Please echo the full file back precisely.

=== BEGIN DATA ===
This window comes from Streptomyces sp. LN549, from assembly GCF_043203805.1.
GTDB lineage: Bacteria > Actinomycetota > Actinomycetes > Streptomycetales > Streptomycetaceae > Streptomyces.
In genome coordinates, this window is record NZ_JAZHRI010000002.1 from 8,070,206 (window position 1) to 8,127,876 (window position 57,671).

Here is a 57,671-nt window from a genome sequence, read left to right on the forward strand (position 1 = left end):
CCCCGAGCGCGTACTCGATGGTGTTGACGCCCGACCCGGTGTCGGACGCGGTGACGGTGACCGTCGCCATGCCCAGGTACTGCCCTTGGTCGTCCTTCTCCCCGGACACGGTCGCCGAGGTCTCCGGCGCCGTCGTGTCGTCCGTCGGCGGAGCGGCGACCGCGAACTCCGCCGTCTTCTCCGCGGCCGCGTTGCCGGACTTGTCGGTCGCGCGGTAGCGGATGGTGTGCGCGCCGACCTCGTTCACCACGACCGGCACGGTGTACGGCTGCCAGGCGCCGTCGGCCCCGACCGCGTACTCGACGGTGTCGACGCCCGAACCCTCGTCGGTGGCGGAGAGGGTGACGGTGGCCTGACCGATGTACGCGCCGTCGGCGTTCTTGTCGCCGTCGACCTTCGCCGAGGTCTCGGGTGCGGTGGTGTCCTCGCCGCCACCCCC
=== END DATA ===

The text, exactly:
This window comes from Streptomyces sp. LN549, from assembly GCF_043203805.1.
GTDB lineage: Bacteria > Actinomycetota > Actinomycetes > Streptomycetales > Streptomycetaceae > Streptomyces.
In genome coordinates, this window is record NZ_JAZHRI010000002.1 from 8,070,206 (window position 1) to 8,127,876 (window position 57,671).

Here is a 57,671-nt window from a genome sequence, read left to right on the forward strand (position 1 = left end):
CCCCGAGCGCGTACTCGATGGTGTTGACGCCCGACCCGGTGTCGGACGCGGTGACGGTGACCGTCGCCATGCCCAGGTACTGCCCTTGGTCGTCCTTCTCCCCGGACACGGTCGCCGAGGTCTCCGGCGCCGTCGTGTCGTCCGTCGGCGGAGCGGCGACCGCGAACTCCGCCGTCTTCTCCGCGGCCGCGTTGCCGGACTTGTCGGTCGCGCGGTAGCGGATGGTGTGCGCGCCGACCTCGTTCACCACGACCGGCACGGTGTACGGCTGCCAGGCGCCGTCGGCCCCGACCGCGTACTCGACGGTGTCGACGCCCGAACCCTCGTCGGTGGCGGAGAGGGTGACGGTGGCCTGACCGATGTACGCGCCGTCGGCGTTCTTGTCGCCGTCGACCTTCGCCGAGGTCTCGGGTGCGGTGGTGTCCTCGCCGCCACCCCC